Homer Gets a Tax Cut: Inequality and Public Policy in the American Mind – Larry M. Bartels
Overall Summary (1/2 page):
For the past thirty years, the economy of the United States has experienced a shifting of the income distribution. Economic inequalities have been growing, and the causes are still uncertain, but the author points out, the United States has done little to readjust the markets. In 2000, during then Texas Governor George Bush’s campaign for Presidency, Bush used tax cutting as a main centerpiece of his platform. Once elected, he and congress, enacted these tax cuts, which mainly affect the wealthy. After some of these tax cuts in 2002, the American National Election Studies put out a survey that asked questions relating to the public’s perception on economic inequality, politics, and tax cuts. Using this information, Bartels sought to understand what the public thought about the economic inequality, and also tax cuts, and to see if a correlation could be made between the two. Background (1 page):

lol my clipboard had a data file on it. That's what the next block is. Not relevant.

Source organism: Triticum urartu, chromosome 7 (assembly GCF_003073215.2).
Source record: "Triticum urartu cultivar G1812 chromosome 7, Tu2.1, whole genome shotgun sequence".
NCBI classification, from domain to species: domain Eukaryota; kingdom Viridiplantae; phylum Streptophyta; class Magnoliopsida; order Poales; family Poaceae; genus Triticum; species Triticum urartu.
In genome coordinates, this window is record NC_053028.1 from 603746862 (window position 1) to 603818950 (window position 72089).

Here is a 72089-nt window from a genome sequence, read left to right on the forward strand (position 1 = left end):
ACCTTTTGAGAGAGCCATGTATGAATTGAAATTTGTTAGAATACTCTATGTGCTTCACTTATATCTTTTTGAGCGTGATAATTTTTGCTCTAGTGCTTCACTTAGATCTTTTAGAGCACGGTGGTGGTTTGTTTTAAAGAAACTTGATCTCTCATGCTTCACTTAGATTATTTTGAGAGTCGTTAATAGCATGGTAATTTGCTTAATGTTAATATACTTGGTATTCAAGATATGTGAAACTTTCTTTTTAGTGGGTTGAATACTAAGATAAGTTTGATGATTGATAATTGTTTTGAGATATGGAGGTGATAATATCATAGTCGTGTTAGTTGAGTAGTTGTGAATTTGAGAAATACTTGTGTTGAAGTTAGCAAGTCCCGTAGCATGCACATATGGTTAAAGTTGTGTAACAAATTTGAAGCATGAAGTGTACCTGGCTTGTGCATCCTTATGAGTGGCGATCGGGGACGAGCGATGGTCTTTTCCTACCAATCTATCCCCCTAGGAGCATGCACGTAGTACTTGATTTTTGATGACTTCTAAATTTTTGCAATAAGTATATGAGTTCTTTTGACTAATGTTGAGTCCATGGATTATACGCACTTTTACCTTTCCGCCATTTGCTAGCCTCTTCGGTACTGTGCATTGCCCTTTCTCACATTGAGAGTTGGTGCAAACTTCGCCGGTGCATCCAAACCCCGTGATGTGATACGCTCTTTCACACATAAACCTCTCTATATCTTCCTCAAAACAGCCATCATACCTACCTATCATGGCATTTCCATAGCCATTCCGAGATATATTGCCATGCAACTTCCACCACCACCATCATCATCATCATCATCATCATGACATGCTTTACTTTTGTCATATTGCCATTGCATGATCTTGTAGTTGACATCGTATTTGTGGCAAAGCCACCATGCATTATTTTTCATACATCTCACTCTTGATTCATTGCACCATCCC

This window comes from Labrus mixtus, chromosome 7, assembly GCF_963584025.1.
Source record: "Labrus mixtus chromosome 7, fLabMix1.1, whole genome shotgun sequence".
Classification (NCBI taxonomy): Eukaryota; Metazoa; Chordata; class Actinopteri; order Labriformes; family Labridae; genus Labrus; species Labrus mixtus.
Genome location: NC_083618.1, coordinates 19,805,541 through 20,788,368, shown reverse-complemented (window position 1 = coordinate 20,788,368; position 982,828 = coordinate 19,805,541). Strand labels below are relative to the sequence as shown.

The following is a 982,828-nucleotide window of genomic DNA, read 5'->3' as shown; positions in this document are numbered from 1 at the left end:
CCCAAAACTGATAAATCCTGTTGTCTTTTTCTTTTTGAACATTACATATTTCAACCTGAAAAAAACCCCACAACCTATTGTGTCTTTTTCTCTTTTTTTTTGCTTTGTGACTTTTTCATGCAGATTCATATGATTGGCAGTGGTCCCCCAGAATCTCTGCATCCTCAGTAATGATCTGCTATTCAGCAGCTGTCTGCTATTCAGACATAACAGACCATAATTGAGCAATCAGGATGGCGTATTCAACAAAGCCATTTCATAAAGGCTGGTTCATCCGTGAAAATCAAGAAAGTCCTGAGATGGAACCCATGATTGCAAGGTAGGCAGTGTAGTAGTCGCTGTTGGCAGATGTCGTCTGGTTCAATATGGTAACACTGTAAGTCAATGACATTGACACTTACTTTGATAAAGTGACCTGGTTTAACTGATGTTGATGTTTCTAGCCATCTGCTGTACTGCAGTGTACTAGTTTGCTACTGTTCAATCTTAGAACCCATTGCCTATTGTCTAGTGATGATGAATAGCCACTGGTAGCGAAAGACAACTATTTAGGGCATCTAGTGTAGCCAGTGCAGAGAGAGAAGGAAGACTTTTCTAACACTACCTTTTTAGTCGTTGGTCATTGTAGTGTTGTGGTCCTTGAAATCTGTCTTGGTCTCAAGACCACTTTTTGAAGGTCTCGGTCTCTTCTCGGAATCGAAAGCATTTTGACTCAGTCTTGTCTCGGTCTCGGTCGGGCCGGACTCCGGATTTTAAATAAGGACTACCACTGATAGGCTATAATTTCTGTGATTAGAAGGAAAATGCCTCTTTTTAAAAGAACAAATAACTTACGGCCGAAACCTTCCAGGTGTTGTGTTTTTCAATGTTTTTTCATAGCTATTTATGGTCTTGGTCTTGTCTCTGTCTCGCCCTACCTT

This article has been written to investigate the public reaction to the Bush administration enacting two tax cuts in 2001 and 2003 that had primarily benefited the wealthy. For the past thirty years, the gap between the rich and the poor has been widening, because of causes that are still being debated, however, the author points out that while most countries are using government policy to aid in economic inequality, the American government seems to let the economic trends take their course. In 2000, George W. Bush’s campaign centered around tax cutting, and less than five months into his term, recommendations were made by Bush to Congress to pass various bills enabling tax cuts totaling more than 1.3 trillion over ten years. These tax cuts were seen by many as a tax relief to the wealthy, and too little to the middle and lower classes. Through polls conducted by the American National Election Studies (NES) in 2002, the author was able to pull...
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